APL (named after the book A Programming Language) is a programming language developed in the 1960s by Kenneth E. Iverson. Its central datatype is the multidimensional array. It uses a large range of special graphic symbols to represent most operators, leading to very concise code. It has been an important influence on the development of concept modeling, spreadsheets, functional programming, and computer math packages. It has also inspired several other programming languages. It is still used today for certain applications.
APL is a mistake, carried through to perfection.
Matthew is a (somewhat) functional programmer who enjoys all kinds of languages as well as whisky. He currently does Clojure in Bristol.
To buy tickets to see this fantastic talk, and many others like it head over to our ticket page.
Need help planning which sessions to attend? We've provided a breakdown of our various session types below.
A presentation and discussion of real-life (not theoretical) experiences of the application (or mis-application) of service design techniques. Case studies and experience reports include some discussion of lessons learned and an indication of how novel the work is.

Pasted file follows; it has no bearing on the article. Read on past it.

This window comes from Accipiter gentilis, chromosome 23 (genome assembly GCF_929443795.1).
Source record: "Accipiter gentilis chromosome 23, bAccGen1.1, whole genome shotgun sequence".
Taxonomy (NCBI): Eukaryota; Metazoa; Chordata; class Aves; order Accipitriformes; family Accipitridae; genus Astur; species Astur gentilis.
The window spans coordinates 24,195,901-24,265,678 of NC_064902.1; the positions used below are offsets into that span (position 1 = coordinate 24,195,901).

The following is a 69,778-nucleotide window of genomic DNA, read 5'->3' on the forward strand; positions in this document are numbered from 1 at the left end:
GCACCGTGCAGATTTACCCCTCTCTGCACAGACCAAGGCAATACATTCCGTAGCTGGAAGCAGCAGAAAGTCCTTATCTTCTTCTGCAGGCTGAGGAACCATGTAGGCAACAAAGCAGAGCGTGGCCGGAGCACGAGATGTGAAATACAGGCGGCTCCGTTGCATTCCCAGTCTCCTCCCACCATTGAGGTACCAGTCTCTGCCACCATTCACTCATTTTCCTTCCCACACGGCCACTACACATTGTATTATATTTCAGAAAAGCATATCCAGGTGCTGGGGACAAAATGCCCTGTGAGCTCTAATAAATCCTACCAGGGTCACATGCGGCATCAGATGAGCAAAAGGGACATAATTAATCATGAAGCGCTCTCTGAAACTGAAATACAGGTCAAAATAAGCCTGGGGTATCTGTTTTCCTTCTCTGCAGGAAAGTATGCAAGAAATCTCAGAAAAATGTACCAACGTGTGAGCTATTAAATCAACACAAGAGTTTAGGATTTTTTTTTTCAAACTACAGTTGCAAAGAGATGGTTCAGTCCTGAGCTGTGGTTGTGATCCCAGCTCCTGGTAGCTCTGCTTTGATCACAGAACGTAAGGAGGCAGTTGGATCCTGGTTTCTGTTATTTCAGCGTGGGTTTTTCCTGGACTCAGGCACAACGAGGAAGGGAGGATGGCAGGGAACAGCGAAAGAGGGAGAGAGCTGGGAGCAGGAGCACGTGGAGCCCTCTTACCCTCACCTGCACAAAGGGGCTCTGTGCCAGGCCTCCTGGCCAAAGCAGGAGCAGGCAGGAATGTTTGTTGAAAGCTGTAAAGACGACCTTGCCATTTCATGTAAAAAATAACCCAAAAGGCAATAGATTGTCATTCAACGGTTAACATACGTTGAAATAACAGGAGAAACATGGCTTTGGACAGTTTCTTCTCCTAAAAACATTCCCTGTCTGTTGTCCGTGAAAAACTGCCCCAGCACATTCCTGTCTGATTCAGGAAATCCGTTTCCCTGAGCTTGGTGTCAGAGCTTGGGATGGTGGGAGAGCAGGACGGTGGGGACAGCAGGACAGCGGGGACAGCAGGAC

Participants learn a new approach, tool or technology through using it to solve one or more practical exercises. Any software/hardware requirements are disclosed in the session description.
A session focused around some specific tool, technique or issue. Primarily led by the speaker, tutorials usually include some elements of interactivity or individual / group exercise.
An in-depth working session on a specific topic. May include paper presentations.
Our Lightning Talk session is packed with small but perfectly formed talks and experience reports, delivered rapid-fire by a mix of experienced and brand new speakers alike.
Between 5 and 10 minutes long, they're a great way to learn quickly, and an even better way to test the water for a full talk or topic you're thinking of speaking about.